Vinsamlegast notið þetta auðkenni þegar þið vitnið til verksins eða tengið í það: http://hdl.handle.net/1946/31246
Non-cardiac chest pain (NCCP) is a heterogeneous condition and can be defined as chest pain in the absence of cardiac causes or other acute illnesses after a medical examination has ruled them out. An estimated 50-75% of admission to cardiac emergency departments (CED) are due to NCCP. This study evaluates the frequency of non-cardiac related admissions to the CED for patients with coronary heart disease (CHD) and patients with NCCP and assesses whether adverse mental well-being is related to a higher prevalence of admissions. The study was a retrospective- and longitudinal cohort study conducted at Hjartagátt, the cardiac emergency department of Landspítali University Hospital, Reykjavik, Iceland. Participants were 504 patients (18 – 65 years) presenting with chest pain to the cardiac emergency department from October 2015 to November 2016. Measurements included questionnaires assessing somatic symptoms and mental well-being and information-provision gathered from the medical records of participants. Non-cardiac related admissions were prevalent among patients admitted to the CED. Overall, 66% of participants (333) belonged to the NCCP group compared to 22% (112) in the CHD group. Non-cardiac related admissions were also high among patients with CHD (70%). More anxiety and health anxiety were related to a higher frequency of non-cardiac related admissions for patients with no cardiac diseases. Interventions that focus on physical and mental causes of pain might prove useful for this group of patients.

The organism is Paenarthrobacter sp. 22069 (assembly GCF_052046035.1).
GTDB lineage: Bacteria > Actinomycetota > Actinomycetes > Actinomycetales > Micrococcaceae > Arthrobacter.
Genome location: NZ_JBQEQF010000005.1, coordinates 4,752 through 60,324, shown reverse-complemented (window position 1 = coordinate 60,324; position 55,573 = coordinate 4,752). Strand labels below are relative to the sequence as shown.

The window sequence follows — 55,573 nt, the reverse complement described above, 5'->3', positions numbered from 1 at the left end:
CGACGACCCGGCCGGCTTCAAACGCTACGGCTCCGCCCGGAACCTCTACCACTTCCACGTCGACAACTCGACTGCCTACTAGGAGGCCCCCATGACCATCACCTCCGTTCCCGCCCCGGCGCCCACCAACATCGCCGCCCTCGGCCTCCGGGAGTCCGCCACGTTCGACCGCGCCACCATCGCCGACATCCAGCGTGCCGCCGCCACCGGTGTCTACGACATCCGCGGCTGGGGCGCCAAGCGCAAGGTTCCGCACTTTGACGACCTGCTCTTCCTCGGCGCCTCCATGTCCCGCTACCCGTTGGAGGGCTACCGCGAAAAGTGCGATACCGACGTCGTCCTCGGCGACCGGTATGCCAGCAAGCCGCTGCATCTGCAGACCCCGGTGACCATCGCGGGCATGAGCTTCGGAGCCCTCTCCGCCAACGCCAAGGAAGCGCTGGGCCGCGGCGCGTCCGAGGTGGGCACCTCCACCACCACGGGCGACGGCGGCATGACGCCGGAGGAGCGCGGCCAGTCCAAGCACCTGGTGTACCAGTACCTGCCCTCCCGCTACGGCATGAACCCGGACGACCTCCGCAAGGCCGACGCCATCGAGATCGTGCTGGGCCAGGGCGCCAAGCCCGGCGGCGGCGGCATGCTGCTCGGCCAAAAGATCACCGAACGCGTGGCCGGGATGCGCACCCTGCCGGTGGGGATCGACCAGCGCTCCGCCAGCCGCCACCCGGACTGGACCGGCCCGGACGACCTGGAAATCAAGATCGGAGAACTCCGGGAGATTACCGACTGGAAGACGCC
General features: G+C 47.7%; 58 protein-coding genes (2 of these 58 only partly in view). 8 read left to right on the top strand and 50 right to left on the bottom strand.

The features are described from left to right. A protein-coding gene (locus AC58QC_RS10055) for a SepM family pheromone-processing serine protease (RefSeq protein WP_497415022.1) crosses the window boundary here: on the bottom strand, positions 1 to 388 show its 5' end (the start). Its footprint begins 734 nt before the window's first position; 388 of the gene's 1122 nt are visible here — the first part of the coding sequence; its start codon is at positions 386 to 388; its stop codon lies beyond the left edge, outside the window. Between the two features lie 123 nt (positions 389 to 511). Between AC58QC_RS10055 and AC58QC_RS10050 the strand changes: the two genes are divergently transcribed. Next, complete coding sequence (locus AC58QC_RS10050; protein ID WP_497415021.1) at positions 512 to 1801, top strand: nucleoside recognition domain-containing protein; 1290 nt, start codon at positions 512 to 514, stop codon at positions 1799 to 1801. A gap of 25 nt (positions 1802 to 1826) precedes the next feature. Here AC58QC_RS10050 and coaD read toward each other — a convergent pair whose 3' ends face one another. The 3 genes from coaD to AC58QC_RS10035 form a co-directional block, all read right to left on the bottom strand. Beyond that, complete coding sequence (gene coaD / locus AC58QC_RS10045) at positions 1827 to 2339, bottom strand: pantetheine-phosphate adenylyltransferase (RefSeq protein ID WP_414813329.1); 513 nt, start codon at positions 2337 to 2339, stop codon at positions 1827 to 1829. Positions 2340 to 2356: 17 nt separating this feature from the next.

Keywords: non-cardiac chest pain, coronary heart disease, mental well-being, nccp, chd,
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